Eyjafjallajokull's iron-rich ash fertilized North Atlantic Ocean
In about a third of the global ocean, the abundance of life is limited by a dearth of biologically available iron. The supply of iron to a region that is depleted in this important nutrient can stimulate algal productivity, and can result in a temporary boom in biological activity. For much of the surface ocean, the wind-borne transport of iron-rich dust and the upwelling of nutrient-filled water are the major sources of iron.
Another potentially important source is the deposition of the iron-rich ash produced by volcanic eruptions. Though satellite observations and modeling work suggest that volcanic ash could seed life in such a way, there have been only a limited number of direct observations of the effects of ash deposition on surface ocean waters.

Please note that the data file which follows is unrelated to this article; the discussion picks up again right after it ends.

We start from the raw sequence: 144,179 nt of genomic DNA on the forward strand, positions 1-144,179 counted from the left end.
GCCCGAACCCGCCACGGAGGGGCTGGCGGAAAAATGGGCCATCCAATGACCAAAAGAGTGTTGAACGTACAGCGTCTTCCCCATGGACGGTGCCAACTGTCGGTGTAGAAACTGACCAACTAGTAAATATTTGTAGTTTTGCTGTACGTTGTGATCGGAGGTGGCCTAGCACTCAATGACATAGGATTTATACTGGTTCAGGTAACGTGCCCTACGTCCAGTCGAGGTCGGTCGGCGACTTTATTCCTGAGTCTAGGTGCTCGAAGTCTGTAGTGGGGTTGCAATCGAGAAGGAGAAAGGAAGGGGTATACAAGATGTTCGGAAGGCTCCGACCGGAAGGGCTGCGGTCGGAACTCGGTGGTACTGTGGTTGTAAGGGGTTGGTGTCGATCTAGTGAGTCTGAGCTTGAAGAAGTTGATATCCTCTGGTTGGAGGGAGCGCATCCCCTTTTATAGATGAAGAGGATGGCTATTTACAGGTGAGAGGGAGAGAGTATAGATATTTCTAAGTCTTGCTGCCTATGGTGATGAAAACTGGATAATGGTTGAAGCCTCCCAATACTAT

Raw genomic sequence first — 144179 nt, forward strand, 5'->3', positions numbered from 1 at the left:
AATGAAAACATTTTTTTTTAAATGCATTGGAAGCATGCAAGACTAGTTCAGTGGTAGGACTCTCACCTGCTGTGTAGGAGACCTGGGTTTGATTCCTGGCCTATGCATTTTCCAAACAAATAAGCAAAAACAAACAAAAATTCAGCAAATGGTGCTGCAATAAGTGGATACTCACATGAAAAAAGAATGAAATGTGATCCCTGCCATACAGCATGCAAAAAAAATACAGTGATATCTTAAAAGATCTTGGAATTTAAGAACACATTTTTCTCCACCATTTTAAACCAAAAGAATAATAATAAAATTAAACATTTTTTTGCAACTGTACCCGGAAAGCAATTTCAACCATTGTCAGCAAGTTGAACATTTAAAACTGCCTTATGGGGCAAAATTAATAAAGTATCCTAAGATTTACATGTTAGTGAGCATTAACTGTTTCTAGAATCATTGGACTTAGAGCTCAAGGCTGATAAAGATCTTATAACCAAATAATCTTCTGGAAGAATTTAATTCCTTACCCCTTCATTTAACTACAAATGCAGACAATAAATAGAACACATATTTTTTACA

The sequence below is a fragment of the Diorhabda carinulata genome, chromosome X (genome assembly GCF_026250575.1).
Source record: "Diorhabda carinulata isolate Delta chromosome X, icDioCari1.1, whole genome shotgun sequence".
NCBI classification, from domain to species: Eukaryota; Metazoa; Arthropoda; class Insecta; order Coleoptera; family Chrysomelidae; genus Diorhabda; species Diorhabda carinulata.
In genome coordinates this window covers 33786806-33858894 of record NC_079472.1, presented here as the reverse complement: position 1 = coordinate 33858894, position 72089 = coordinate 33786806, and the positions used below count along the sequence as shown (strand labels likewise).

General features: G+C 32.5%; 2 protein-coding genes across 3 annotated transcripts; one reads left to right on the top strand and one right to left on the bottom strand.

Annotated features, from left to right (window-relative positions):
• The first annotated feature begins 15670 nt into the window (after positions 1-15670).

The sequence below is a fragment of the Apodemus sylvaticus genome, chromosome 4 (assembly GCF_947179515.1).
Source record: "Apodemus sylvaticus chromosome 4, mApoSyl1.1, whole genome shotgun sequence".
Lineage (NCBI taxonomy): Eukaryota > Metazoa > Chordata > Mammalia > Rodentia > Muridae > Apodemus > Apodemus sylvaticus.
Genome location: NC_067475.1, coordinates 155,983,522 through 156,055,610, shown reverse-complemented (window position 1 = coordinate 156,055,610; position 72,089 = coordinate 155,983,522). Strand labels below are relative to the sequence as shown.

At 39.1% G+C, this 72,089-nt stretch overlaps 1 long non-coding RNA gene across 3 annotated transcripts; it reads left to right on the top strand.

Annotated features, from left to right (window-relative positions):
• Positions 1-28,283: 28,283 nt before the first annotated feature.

Thanks to a bit of serendipitous scheduling, Achterberg et al. conducted a series of research cruises in the Iceland Basin region of the North Atlantic Ocean both during and after the month-long eruption of Iceland's Eyjafjallajökull volcano in the spring of 2010. Three cruises allowed the authors to undertake measurements of surface ocean iron concentration before, during, and after the eruption in a region directly affected by the towering ash plume. Beneath the plume, the authors found peak dissolved iron concentrations up to 10.2 nanomolar, compared to 0.23 to 0.45 nanomolar detected before ash deposition.
Using a model of the ash plume trajectory and ash deposition rates, along with measurements of iron dissolution, the authors calculated that up to 570,000 square kilometers (220,000 square miles) of North Atlantic waters could have been seeded with at least 0.2 nanomolar of iron. In controlled biological incubation experiments, the authors added volcanic ash collected under the plume to sea water, and find that iron leached from the ash could drive an increase in biological productivity and a draw-down of nutrient levels.